It was in the city that colonial governor William Tryon built his imposing palace in 1770, a building project that sparked the Regulators’ colonial rebellion. New Bern was also arguably where the American Revolution in North Carolina began. In May 1775, Tryon’s successor, Josiah Martin, was forced to flee Tryon Palace when a large mob gathered and threatened to break down the gates. Martin’s escape marked the unofficial end of royal control in the colony.

Josiah Martin
Josiah Martin

New Bern and surrounding Craven County had several natural assets that helped them grow to considerable wealth during the prewar period. The city lies at the confluence of two navigable rivers, the Trient and the Neuse. These rivers flow through hundreds of miles of fertile soil in Jones, Johnston, and Lenoir counties, as well as other nearby counties. Because these counties lacked significant markets, New Bern was their link to the rest of the world.

The city’s population increased accordingly, and by the 1840 census it was the largest in the state. Prosperity brought new buildings and expansions, as well as a large population of enslaved people. According to the Hergesheimer map, in 1860 Craven County had the 29th highest percentage of enslaved people in the state. It also had a large number of free African American residents, including wealthy barber and anti-slavery advocate John C. Stanly.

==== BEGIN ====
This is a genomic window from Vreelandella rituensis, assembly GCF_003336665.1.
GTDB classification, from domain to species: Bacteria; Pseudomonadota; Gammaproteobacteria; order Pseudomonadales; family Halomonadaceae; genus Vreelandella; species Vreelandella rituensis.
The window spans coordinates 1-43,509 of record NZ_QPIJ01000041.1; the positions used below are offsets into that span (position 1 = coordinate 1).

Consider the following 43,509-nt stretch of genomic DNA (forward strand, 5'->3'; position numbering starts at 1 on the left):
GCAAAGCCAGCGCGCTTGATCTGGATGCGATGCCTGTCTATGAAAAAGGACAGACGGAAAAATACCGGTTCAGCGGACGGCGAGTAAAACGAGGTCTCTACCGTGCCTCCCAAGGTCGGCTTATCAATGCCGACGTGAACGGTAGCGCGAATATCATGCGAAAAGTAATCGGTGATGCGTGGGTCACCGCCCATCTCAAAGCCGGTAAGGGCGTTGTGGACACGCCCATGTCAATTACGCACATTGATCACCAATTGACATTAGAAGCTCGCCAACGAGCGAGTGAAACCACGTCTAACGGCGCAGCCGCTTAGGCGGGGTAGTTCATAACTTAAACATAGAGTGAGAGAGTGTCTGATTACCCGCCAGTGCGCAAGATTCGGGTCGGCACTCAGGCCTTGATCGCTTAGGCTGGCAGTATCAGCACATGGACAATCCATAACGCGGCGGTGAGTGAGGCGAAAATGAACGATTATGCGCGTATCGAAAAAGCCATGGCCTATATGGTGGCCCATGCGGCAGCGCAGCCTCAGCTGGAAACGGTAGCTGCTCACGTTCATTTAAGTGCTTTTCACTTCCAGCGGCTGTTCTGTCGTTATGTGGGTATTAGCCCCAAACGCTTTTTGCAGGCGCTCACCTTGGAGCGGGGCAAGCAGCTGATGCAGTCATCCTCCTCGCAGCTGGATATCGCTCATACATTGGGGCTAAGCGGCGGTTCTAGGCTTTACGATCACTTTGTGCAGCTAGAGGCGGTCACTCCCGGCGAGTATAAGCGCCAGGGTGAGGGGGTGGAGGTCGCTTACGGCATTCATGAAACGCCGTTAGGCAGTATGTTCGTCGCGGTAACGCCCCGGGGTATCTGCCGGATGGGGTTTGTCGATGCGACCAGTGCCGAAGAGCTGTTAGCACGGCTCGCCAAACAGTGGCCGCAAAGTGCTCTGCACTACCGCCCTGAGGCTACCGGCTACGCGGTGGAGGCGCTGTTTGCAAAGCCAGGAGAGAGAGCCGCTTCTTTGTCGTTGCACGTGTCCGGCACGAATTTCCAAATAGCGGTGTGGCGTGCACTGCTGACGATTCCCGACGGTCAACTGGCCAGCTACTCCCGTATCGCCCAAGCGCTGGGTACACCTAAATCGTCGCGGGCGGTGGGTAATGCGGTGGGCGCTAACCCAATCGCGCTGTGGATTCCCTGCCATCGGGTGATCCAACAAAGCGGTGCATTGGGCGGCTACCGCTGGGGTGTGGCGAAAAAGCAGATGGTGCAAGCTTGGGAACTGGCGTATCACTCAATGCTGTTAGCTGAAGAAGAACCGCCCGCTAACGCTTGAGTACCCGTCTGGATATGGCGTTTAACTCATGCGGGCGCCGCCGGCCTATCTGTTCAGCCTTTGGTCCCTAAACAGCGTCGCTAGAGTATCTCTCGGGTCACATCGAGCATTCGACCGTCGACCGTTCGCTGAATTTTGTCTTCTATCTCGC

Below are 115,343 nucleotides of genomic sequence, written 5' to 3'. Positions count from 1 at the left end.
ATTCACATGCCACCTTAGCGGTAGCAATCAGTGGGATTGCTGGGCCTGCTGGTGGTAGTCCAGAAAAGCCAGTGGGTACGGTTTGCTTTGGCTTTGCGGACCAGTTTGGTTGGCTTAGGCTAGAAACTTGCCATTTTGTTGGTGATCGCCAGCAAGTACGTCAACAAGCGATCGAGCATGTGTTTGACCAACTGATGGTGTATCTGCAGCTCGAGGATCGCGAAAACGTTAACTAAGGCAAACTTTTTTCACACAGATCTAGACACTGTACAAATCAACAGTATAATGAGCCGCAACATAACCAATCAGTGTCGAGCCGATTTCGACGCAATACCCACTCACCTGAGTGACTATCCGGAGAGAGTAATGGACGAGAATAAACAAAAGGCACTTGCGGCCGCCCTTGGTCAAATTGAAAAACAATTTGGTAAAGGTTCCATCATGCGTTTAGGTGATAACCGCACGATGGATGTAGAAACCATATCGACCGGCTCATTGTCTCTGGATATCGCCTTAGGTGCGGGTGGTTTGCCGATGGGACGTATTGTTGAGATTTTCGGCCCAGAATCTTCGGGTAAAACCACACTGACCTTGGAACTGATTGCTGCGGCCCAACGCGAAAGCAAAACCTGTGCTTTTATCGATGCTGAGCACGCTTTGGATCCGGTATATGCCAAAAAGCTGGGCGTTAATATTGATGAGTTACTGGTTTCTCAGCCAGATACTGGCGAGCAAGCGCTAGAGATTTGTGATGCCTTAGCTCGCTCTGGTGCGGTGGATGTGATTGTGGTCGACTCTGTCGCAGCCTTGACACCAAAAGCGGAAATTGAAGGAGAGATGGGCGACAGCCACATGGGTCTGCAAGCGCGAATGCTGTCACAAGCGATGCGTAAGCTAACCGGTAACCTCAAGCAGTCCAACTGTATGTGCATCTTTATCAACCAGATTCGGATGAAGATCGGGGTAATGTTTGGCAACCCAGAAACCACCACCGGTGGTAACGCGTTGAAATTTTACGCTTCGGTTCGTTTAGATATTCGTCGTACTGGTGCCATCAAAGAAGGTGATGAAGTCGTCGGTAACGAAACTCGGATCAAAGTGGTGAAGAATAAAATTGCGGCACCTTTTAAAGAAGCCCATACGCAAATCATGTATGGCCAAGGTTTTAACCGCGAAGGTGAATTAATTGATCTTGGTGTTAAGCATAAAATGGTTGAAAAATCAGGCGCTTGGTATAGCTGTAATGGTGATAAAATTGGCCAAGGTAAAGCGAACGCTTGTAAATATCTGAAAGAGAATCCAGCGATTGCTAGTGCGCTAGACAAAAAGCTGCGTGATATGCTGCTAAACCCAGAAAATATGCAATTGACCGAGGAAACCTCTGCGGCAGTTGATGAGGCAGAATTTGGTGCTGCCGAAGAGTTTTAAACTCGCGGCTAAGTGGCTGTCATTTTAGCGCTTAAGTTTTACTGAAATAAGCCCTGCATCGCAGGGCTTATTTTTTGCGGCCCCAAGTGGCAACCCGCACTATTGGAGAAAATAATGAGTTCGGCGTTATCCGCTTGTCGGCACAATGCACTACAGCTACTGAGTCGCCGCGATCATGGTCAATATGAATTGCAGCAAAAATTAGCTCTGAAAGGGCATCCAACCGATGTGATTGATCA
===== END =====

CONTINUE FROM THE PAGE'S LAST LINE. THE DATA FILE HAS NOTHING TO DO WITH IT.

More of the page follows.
New Bern escaped much of the hardships that afflicted other coastal cities such as Elizabeth City and Plymouth during the Civil War. It was captured by the Union in 1862 and held for the remainder of the war. After the war, New Bern was economically overtaken by Piedmontese towns, which turned more quickly to industrialization. By 1900 it had sunk to become the seventh largest city. But New Bern still retained a significant amount of wealth given its importance to the state’s still-dominant agricultural sector.